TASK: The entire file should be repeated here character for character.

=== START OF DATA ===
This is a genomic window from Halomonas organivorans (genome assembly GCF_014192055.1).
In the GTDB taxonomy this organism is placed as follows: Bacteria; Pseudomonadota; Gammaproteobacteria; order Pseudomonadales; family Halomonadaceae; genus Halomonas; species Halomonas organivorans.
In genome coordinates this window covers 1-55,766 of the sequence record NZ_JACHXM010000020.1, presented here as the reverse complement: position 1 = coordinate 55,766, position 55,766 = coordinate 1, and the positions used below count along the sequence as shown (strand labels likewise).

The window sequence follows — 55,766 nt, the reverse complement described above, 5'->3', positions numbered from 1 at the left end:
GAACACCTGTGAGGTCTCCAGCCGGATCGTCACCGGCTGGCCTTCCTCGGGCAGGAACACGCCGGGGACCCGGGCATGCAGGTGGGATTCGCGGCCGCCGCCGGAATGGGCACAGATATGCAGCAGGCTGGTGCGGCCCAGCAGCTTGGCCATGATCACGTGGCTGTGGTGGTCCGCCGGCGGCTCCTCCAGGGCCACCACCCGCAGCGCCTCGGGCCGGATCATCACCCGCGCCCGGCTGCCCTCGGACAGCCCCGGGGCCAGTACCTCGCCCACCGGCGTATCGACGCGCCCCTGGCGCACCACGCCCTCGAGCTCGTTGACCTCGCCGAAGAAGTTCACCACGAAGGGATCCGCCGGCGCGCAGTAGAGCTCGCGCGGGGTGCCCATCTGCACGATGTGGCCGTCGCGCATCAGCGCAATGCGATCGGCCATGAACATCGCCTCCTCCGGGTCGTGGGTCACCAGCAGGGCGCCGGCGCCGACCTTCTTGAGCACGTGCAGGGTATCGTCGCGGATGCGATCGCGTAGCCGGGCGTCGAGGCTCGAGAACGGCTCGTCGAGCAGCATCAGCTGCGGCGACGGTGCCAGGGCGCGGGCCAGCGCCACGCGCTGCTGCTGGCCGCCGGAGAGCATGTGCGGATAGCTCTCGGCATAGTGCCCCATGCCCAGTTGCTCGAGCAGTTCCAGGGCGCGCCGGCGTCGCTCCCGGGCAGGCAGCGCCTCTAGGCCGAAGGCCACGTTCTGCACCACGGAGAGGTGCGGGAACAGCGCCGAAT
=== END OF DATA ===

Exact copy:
This is a genomic window from Halomonas organivorans (genome assembly GCF_014192055.1).
In the GTDB taxonomy this organism is placed as follows: Bacteria; Pseudomonadota; Gammaproteobacteria; order Pseudomonadales; family Halomonadaceae; genus Halomonas; species Halomonas organivorans.
In genome coordinates this window covers 1-55,766 of the sequence record NZ_JACHXM010000020.1, presented here as the reverse complement: position 1 = coordinate 55,766, position 55,766 = coordinate 1, and the positions used below count along the sequence as shown (strand labels likewise).

The window sequence follows — 55,766 nt, the reverse complement described above, 5'->3', positions numbered from 1 at the left end:
GAACACCTGTGAGGTCTCCAGCCGGATCGTCACCGGCTGGCCTTCCTCGGGCAGGAACACGCCGGGGACCCGGGCATGCAGGTGGGATTCGCGGCCGCCGCCGGAATGGGCACAGATATGCAGCAGGCTGGTGCGGCCCAGCAGCTTGGCCATGATCACGTGGCTGTGGTGGTCCGCCGGCGGCTCCTCCAGGGCCACCACCCGCAGCGCCTCGGGCCGGATCATCACCCGCGCCCGGCTGCCCTCGGACAGCCCCGGGGCCAGTACCTCGCCCACCGGCGTATCGACGCGCCCCTGGCGCACCACGCCCTCGAGCTCGTTGACCTCGCCGAAGAAGTTCACCACGAAGGGATCCGCCGGCGCGCAGTAGAGCTCGCGCGGGGTGCCCATCTGCACGATGTGGCCGTCGCGCATCAGCGCAATGCGATCGGCCATGAACATCGCCTCCTCCGGGTCGTGGGTCACCAGCAGGGCGCCGGCGCCGACCTTCTTGAGCACGTGCAGGGTATCGTCGCGGATGCGATCGCGTAGCCGGGCGTCGAGGCTCGAGAACGGCTCGTCGAGCAGCATCAGCTGCGGCGACGGTGCCAGGGCGCGGGCCAGCGCCACGCGCTGCTGCTGGCCGCCGGAGAGCATGTGCGGATAGCTCTCGGCATAGTGCCCCATGCCCAGTTGCTCGAGCAGTTCCAGGGCGCGCCGGCGTCGCTCCCGGGCAGGCAGCGCCTCTAGGCCGAAGGCCACGTTCTGCACCACGGAGAGGTGCGGGAACAGCGCCGAAT